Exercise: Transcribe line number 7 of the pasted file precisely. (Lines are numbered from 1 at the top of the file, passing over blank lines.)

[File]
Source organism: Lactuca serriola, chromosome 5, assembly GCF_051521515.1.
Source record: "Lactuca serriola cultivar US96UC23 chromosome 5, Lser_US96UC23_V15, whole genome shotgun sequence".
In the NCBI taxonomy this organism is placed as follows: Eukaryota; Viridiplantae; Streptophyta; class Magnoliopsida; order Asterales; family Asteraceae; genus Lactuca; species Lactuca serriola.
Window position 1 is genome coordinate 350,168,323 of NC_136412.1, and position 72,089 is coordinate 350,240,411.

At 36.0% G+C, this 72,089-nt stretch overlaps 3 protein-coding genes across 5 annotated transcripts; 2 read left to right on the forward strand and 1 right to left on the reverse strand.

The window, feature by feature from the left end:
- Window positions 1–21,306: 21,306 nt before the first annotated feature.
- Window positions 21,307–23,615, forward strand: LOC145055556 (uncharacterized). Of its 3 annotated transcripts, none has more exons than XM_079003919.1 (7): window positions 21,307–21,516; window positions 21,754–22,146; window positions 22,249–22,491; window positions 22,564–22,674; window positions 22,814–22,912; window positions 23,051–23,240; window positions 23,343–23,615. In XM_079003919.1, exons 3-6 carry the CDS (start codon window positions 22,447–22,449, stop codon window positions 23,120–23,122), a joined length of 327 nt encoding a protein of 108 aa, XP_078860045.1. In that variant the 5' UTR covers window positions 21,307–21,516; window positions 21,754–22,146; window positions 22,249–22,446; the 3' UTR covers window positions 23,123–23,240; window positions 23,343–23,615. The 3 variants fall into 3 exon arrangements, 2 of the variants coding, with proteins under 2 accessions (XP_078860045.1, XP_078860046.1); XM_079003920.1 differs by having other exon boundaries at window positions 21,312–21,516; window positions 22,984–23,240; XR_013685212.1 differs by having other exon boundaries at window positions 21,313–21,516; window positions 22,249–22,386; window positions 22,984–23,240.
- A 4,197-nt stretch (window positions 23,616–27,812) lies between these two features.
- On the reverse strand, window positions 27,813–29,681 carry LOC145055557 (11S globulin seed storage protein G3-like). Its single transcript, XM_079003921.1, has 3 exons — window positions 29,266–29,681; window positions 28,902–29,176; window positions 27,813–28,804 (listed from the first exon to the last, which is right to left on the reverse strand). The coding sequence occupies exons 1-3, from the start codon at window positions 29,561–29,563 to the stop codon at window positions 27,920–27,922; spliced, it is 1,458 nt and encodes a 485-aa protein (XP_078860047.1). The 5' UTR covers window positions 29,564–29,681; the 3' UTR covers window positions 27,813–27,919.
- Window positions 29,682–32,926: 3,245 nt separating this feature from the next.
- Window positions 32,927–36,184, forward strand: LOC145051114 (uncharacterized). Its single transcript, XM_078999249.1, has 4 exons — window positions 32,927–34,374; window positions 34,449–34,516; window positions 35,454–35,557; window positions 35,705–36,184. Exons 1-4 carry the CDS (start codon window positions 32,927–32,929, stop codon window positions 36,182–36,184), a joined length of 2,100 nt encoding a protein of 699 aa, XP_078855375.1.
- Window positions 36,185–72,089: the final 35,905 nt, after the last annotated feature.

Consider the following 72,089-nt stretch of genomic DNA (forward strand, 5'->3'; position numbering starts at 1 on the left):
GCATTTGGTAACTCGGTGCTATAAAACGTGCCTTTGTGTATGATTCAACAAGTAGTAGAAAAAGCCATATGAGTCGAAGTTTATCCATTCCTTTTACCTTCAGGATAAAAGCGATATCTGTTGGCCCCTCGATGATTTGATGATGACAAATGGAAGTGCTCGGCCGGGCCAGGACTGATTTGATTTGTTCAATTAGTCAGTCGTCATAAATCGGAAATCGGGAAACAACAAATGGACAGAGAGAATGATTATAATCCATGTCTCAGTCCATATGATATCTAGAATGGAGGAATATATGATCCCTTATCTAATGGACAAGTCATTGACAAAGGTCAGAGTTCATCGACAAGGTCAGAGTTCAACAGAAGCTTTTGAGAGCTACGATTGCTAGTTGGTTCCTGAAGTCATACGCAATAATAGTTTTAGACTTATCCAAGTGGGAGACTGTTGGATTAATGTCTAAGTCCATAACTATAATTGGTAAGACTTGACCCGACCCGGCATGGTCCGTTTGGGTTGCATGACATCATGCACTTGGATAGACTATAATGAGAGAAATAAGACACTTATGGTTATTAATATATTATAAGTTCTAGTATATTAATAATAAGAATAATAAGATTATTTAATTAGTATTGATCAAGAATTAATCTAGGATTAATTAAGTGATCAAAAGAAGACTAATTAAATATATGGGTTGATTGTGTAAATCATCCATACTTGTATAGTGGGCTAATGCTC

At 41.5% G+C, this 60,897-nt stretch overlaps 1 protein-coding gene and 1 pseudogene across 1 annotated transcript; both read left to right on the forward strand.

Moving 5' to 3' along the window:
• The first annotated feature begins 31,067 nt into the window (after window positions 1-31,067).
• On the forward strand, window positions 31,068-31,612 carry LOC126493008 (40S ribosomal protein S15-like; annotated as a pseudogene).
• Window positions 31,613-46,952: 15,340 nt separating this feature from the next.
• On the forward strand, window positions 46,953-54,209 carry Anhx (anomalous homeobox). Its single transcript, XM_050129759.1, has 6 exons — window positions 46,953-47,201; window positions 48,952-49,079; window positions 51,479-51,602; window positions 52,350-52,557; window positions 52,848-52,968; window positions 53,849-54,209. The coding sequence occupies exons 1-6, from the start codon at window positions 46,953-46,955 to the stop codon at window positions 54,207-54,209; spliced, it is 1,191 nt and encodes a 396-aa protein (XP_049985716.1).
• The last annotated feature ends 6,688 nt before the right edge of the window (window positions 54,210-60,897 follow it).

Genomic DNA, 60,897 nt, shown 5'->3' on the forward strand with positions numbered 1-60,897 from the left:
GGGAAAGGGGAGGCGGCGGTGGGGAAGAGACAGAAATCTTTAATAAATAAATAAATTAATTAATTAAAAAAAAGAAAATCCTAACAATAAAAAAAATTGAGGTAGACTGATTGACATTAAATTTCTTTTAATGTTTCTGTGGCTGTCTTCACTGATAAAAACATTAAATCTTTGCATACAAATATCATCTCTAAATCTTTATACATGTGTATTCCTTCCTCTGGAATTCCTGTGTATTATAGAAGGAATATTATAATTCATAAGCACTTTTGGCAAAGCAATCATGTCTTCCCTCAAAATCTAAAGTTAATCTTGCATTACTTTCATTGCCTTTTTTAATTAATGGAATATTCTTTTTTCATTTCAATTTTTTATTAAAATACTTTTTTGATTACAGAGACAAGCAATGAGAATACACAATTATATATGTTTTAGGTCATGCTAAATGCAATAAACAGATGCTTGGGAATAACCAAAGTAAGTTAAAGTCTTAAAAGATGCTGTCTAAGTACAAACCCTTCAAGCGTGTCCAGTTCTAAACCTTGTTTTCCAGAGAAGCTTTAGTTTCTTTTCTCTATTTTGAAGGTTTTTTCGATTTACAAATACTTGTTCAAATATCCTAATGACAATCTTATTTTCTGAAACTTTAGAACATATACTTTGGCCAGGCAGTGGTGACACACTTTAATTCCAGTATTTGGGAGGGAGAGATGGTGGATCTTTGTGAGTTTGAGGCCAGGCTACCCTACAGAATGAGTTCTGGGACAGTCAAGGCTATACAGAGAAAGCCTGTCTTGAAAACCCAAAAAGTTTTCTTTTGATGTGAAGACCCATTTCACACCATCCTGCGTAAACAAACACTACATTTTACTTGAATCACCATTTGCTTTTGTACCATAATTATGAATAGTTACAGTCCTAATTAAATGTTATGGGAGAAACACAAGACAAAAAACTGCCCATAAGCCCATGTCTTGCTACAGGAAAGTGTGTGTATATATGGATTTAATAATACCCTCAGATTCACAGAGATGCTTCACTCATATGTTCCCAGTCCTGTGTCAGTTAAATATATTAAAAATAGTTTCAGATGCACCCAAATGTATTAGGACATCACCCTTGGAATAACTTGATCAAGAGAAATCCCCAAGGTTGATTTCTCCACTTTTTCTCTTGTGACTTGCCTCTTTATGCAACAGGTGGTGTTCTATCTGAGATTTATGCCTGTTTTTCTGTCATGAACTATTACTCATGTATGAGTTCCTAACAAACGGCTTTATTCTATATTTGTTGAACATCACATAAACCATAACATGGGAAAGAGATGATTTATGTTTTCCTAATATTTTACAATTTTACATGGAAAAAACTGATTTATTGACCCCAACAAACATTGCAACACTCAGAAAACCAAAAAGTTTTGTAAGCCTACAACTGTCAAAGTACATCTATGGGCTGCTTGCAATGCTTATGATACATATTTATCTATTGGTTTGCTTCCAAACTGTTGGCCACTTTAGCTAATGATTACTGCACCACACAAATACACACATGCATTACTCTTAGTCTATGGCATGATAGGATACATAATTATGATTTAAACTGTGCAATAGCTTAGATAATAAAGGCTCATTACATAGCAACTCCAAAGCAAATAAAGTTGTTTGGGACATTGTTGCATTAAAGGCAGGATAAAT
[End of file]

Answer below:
- Window positions 1–21,306: 21,306 nt before the first annotated feature.